Tuesday, May 17, 2016

Woman in the Blue Spacesuit, Part 7

Luke sat on the curb with his head between his knees, half between sleep and alertness. He leaned his head against the hub of his car and tried to sooth the throbbing in his brain. In his mind he followed a woman in a spacesuit through his college dorm, and she kept vanishing and reappearing in the most unexplainable places. It wasn’t exactly a dream, just a fancy he had.
            “What are you doing there?”
            He felt something suddenly cold against his skin. He realized with a jump that another man was with him, quite close and his hands gently rooting in Luke’s clothes.
            “Sorry to disturb you sir. I am cold sir,” said a deep flat voice.
            “It’s all right chap, I don’t mind. I’m pretty cold myself.”
            “Why are you outside on a night like this?”
            “Man, I can’t drive home the way I am.”

            “Pity.” Luke felt his pocket lighten and watched as the stranger’s hand moved slowly away with a small brown wallet in his hand. Luke murmured to protest, but the stranger raised a finger to his lips and hushed gently. Luke’s head drooped down to the hubcap, and the other man looked around and hurried away.

Sunday, May 15, 2016

Sunday Song #19: Is ar Eirinn ni neosfainn ce hi by Dervish

There's a home by the wide Avonmore
That would sweep o'er the broad open sea,
And wide rivers where the waves wash ashore
While the bulrushes they wave to the breeze;
Where the green ivy clings round the door
And the birds sweetly sing in each tree.
Oh me darling they're tuning their notes
Is ar Eirinn ni neosfainn ce hi.

Like a sick man that longs for the dawn
I do long for the light of her smile,
And I pray for my own cailin ban
While I'm waiting for her by the stile.
Oh, I'd climb all the hills of this land
And I'd swim all the depths of the sea
To get one kiss from her lily-white hand,
Is ar Eirinn ni neosfainn ce hi

I have toiled sore those year of my life
Through storm, through sunshine and rain,
And I surely would venture my life
For to shield her one moment from pain.
For she being my comfort in life
Though my comfort and joy she may be,
She's my own, she is my promised wife
Is are Eirinn ni neosfainn ce hi.

Oh, but when I will call her my own
And it's married we both then will be,
Like the king and the queen on their throne
We'll be living in sweet unity.
Oh, it's then I'll have a home of my own,
And I'll real up a nice family.
Oh it's then that her name will be known,
But for Ireland I won't tell her name.

Wednesday, May 11, 2016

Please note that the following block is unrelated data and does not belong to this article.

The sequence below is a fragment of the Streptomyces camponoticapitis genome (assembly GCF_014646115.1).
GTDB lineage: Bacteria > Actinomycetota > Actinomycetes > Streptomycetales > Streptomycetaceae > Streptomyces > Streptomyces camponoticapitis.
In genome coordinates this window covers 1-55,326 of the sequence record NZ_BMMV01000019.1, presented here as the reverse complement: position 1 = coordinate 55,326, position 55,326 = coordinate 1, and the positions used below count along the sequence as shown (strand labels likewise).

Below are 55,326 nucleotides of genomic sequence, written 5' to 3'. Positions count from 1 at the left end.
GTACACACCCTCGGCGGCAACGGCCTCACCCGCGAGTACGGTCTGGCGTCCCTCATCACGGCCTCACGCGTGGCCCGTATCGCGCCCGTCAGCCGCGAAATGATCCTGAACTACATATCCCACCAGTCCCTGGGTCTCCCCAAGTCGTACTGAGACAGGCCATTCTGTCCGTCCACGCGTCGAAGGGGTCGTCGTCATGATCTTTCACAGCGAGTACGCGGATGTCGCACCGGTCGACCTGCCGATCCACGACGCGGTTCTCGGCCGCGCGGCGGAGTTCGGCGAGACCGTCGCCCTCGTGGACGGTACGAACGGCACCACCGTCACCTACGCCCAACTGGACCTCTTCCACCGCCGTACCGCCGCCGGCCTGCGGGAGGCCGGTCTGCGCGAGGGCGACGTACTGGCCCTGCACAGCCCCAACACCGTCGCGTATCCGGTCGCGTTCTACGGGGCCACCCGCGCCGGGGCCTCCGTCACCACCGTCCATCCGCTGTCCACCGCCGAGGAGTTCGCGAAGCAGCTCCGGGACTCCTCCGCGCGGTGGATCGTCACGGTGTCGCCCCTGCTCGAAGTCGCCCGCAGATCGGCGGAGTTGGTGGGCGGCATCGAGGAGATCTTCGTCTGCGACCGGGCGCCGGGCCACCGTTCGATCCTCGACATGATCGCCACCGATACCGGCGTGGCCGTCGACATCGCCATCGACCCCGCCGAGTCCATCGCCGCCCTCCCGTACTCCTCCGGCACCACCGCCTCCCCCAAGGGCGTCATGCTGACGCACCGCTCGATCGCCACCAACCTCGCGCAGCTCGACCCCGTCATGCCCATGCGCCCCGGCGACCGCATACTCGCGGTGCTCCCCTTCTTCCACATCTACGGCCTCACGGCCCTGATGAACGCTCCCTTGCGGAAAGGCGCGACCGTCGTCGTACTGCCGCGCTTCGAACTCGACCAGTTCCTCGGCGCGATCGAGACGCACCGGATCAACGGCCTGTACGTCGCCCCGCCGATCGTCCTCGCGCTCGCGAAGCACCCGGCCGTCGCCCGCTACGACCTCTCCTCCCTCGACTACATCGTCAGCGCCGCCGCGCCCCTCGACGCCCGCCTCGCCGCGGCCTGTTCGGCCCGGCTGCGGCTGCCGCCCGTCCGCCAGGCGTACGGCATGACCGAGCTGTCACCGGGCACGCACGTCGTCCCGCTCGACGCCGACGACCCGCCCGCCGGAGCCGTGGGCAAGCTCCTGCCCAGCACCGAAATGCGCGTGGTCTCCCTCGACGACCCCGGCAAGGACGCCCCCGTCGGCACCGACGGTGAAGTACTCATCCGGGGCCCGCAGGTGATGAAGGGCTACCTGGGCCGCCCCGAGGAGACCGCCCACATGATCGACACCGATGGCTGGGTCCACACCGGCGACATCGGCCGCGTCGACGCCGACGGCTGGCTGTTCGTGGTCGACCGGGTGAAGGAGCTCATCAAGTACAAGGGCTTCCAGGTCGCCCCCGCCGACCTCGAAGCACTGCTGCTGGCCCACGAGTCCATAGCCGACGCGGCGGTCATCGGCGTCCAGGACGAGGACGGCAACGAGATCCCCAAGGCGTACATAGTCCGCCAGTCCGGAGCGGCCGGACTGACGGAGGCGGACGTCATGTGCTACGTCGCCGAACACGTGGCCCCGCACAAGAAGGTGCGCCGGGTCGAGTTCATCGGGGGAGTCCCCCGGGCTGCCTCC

Sometimes I look at the present and I see the future. I see a child and I see him as he will be--an old man with those same bright eyes and undying spirit. I see a young insecure teenager and I see her in five years from now, in a dark place from which few return.
And sometimes I see what we will look like in the grand scheme of things--how everything that we think is modern and fashionable will one day be as the Middle Ages. In your mini-skirt I see a bustle and in your rock band I see a bard, and one day our age too will pass and a better age will come.
Someday I'll be that old lady on the porch saying that in my day we had cars run by gas and how we had stronger morals and better attitudes. One day everything that is cool will be old fashioned.
Some day people will shake their heads at us and wonder at how backwards we are. Our obsession with war, the hundreds of us lost to drugs and violence, rape and darkness every day around the world. Some day the human race will outgrow this stage, just as we outgrew every other stage.
It's discouraging too, because it makes you realize that in the grand scheme we really are backwards.

Tuesday, May 10, 2016

Woman in the Blue Spacesuit, Part 6

As Luke left Martha’s house he got a text from his roommate. Wanna come Karioki?
            Who all is there?
            Anna and Michael.
            Luke knew he wouldn’t be able to fall asleep for a long time yet, and he felt like drinking. Kim’s Karioke and Sushi Bar was on the other side of town; he had been their hundreds of times before, usually at late hours with his roommate, usually making a fool of himself yet he always felt like coming back. Luke drove in silence. It started to snow faintly and he turned his windshield wipers on; they kept rhythm, thudding back and forth and dissolving the white dots that flew out in front of him.